New Offence – Failure to prevent tax evasion

New Offence – Failure to prevent tax evasion

Have you heard about the new offence, failing to prevent the facilitation of tax evasion (there are actually two potential offences, see below), do you know it impacts you?  This new law is not just for professional/financial service business who “peddle” tax planning schemes, which is why a recent survey showed that 76% of major decision makers in business were unware of the new law.  If it has tax in the title, surely it only relates to accountants? – Not the case!

This new criminal offence will come into effect on 30th September 2017 and businesses need to ensure that they have considered its impact before the end of the month, so as to implement the measures they need to protect themselves.

The new offence makes "relevant bodies", namely corporates and partnerships (not individuals) strictly criminally liable for failing to prevent criminal facilitation of tax evasion by any of their "associated persons", namely any person performing services for or on behalf of the business. Associated persons include, for example, employees, agents, sub-contractors etc.

There are two offences:

  • failure to prevent the facilitation of UK tax evasion (the “UK Offence”); and

  • failure to prevent the facilitation of non-UK tax evasion (the “Foreign Offence”).

Both offences are “strict liability”. That is to say, the senior management of the relevant body need not have participated in, known about or even suspected either the facilitation or the evasion of tax for the relevant body to be held criminally liable. All that is needed to trigger liability is for an associated person to criminally facilitate tax evasion by a tax payer.

The only defence to the offences is that the relevant body had in place "reasonable" procedures designed to prevent its associated persons from criminally facilitating tax evasion.

If successfully prosecuted, a relevant body could face an unlimited fine as well as significant commercial and reputational damage.

All businesses will need to implement measures to protect themselves against the risks this legislation brings.  The only statutory defence available is that the relevant body had in place reasonable prevention measures or that there were reasonable grounds for not having such procedures in place. Guidance issued by HM Revenue & Customs  states that the measures to be implemented should be guided by six core principles:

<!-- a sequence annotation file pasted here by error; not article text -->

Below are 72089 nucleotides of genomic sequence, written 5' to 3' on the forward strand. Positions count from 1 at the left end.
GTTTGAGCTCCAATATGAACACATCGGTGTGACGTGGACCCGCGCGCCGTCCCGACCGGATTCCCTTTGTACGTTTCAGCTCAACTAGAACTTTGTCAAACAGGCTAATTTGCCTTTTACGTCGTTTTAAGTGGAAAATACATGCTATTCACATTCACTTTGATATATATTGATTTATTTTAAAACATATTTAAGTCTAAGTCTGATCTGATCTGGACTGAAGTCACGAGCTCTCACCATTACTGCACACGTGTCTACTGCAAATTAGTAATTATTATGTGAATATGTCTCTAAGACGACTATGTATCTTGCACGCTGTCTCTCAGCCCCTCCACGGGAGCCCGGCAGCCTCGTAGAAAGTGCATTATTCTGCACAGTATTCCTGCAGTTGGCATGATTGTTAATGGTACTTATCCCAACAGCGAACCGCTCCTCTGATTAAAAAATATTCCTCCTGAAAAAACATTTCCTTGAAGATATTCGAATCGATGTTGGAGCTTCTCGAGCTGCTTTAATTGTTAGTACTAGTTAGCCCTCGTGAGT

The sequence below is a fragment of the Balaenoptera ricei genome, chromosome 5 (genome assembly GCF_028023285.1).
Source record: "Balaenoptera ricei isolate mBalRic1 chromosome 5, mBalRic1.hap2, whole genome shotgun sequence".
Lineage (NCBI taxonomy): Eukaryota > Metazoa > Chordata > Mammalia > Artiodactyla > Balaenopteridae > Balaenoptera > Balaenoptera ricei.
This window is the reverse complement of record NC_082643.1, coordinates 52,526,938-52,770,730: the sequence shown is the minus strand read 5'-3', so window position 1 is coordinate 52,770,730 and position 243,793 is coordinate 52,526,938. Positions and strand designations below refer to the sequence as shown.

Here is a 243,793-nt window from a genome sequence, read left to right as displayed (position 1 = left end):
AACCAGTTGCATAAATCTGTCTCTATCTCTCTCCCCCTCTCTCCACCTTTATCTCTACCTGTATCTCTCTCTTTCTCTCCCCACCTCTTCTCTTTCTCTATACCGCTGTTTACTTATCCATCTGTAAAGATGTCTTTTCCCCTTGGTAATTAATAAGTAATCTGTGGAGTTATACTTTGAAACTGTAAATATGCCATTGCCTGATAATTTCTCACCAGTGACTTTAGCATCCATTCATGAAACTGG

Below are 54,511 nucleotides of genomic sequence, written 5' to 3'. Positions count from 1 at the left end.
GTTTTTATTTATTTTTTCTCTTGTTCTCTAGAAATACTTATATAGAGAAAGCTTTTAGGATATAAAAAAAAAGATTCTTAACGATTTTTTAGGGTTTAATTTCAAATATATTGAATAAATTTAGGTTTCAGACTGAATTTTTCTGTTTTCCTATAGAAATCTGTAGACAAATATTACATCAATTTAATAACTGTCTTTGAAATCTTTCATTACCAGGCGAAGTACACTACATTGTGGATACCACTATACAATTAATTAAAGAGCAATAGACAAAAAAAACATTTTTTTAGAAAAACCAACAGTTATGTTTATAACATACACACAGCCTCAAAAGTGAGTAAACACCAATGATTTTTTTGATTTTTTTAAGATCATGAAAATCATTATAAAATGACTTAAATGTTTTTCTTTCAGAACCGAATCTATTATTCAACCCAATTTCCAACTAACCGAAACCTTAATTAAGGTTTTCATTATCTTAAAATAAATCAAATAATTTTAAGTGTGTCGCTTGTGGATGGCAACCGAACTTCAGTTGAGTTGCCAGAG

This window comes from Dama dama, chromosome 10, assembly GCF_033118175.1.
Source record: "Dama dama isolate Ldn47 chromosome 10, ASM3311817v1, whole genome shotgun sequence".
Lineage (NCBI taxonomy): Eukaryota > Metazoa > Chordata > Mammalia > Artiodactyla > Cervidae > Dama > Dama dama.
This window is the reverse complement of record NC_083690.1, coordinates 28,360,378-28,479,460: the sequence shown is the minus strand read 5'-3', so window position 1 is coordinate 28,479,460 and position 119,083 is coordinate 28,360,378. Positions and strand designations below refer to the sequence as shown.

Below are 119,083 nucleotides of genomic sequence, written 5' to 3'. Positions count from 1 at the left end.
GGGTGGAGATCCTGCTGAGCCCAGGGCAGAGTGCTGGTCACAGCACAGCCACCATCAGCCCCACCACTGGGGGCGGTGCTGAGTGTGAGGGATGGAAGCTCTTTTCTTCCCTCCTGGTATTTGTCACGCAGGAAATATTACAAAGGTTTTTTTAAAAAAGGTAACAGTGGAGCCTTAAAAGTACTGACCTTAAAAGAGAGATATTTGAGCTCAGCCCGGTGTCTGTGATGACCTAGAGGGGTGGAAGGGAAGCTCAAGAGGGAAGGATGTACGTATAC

• Risk assessment – Conduct a full risk assessment of the business to identify where, if any, the risks of committing the offences lie. It may be that the business concludes that the risks are negligible or none, but the assessment needs to be conducted and recorded in writing.
  • Proportionality of risk-based prevention procedures – Devise and implement prevention policies and procedures proportionate to the identified risks and the size of business. For example, put in place or update existing compliance and ethics policies, the inclusion of terms in employment contracts, procedures for reporting and procedures for monitoring and enforcing compliance.
  • Top level commitment – The business owners, or board are to foster a culture within the organisation of ‘zero-tolerance’ towards the criminal facilitation of tax evasion and be involved in the assessment of risk as well as in the creation and implementation of preventative procedures.
  • Due diligence – Apply appropriate due diligence procedures in respect of any person who will be working/performing services on behalf of the business, which are proportionate to any identified risks.
  • Communication (including training) – Prevention policies and procedures are communicated and understood throughout the organisation and provide training for staff and other associated persons.
  • Monitoring and review – Monitor and review prevention policies and procedures on a regular (at least annual) basis and make adjustments and improvements in response to any changes.
All businesses should take action to ensure that they are aware of, and have control over, how their employees, agents and service providers are operating to reduce their risk of exposure to the new offences.  HMRC guidance comprises 48 pages and should be reviewed.